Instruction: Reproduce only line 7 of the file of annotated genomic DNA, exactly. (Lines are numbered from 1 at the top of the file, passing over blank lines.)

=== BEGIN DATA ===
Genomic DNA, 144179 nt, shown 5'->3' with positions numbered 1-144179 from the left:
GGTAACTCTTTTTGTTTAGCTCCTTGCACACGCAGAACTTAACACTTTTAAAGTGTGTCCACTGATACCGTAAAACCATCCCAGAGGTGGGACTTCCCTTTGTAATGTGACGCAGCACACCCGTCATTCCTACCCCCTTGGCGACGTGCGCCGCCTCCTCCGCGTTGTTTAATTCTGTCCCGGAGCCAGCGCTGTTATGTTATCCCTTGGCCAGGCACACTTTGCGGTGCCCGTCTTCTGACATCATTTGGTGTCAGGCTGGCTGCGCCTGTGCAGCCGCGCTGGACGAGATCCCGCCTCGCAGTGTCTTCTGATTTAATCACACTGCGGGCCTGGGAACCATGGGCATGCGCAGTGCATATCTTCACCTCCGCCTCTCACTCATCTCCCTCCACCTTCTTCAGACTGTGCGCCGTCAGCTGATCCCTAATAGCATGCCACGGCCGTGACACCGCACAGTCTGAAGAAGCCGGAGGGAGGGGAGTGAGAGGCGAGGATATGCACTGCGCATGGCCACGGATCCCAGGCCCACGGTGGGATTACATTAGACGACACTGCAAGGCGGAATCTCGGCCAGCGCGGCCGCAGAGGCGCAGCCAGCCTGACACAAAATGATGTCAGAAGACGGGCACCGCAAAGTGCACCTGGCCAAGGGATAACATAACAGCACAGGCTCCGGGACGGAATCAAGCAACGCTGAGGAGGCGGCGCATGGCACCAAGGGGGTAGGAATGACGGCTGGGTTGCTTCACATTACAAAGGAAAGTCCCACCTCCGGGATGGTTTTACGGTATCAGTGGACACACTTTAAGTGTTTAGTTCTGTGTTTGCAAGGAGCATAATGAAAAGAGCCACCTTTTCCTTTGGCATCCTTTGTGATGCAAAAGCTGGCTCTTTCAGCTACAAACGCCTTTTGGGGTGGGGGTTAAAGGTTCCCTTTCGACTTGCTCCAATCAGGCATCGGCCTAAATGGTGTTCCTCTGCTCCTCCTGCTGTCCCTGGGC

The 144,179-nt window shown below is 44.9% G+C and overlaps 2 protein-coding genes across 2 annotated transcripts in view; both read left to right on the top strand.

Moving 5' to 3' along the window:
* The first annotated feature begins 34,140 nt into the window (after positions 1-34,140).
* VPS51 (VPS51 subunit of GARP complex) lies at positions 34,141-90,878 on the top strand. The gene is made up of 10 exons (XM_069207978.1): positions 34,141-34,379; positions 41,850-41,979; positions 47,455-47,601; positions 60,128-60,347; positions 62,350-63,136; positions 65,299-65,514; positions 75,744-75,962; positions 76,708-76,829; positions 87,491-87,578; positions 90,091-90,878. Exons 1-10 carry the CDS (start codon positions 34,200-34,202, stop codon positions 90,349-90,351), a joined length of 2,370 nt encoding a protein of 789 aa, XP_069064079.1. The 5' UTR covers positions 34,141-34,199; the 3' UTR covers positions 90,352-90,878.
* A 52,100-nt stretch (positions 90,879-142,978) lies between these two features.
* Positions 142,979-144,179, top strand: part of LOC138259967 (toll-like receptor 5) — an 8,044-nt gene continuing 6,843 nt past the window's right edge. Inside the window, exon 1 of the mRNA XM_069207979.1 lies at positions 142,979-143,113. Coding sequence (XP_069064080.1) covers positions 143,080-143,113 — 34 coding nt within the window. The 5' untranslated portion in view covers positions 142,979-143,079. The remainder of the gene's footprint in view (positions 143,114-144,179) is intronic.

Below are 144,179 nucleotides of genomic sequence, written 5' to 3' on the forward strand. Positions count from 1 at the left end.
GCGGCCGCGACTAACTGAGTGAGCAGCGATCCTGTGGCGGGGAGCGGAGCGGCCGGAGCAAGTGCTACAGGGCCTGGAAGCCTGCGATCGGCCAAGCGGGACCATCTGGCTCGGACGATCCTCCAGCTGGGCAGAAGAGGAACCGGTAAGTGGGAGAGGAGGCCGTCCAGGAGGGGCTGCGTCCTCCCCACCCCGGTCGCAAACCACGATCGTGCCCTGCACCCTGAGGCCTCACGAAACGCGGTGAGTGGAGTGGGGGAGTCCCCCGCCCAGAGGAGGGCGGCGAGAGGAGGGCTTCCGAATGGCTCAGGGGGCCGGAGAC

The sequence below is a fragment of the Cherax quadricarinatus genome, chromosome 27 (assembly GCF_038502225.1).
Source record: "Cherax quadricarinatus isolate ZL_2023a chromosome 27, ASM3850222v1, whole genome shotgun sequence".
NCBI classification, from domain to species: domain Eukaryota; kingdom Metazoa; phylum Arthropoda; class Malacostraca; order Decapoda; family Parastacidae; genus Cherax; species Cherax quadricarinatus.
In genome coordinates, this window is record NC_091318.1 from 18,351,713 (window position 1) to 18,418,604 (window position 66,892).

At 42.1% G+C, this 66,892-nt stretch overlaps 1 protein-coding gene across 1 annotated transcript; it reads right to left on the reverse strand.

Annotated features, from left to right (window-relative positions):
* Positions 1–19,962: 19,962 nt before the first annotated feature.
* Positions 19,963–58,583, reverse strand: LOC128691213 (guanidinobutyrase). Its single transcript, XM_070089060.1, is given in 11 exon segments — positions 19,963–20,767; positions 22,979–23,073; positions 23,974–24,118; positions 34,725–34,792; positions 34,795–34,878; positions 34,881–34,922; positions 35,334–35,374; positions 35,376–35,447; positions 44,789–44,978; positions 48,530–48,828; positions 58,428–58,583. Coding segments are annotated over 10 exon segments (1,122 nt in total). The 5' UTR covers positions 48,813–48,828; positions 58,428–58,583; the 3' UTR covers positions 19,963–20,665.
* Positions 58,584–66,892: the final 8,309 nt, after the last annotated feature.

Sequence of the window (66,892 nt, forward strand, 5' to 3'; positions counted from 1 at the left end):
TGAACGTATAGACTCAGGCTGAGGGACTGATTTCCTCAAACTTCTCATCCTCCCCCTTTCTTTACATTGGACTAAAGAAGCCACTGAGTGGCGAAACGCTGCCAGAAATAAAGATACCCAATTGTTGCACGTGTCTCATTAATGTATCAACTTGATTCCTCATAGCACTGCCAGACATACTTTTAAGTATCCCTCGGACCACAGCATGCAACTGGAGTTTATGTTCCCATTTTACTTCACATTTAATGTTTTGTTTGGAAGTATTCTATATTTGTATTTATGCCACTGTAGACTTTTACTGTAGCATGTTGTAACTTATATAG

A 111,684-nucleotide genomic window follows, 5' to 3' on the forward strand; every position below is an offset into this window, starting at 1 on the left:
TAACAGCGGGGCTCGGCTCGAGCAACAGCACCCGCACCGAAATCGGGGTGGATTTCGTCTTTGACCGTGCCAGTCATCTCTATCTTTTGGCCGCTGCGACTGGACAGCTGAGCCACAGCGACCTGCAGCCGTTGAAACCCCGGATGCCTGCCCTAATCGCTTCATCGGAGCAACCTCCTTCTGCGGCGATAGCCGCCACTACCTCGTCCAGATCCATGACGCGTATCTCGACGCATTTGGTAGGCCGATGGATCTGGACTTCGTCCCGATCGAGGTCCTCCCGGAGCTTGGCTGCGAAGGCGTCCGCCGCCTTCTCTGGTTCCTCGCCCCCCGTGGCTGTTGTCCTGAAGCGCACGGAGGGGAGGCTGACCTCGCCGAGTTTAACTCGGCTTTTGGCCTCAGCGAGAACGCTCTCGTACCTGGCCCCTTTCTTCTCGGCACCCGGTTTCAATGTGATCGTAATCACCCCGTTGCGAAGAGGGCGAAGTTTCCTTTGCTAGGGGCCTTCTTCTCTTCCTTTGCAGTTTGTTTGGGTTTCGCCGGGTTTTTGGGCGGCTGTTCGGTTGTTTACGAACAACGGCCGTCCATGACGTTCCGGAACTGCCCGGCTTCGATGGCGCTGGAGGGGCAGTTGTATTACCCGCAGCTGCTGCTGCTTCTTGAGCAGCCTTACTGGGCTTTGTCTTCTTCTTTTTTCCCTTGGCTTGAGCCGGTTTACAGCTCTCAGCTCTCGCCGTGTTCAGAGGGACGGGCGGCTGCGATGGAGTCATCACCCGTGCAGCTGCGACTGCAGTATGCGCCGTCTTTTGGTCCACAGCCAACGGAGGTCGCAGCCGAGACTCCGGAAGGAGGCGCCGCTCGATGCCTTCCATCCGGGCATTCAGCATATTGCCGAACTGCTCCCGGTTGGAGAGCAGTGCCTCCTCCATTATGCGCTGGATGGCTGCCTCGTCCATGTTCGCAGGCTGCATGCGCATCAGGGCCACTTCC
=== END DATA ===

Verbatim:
* A 52,100-nt stretch (positions 90,879-142,978) lies between these two features.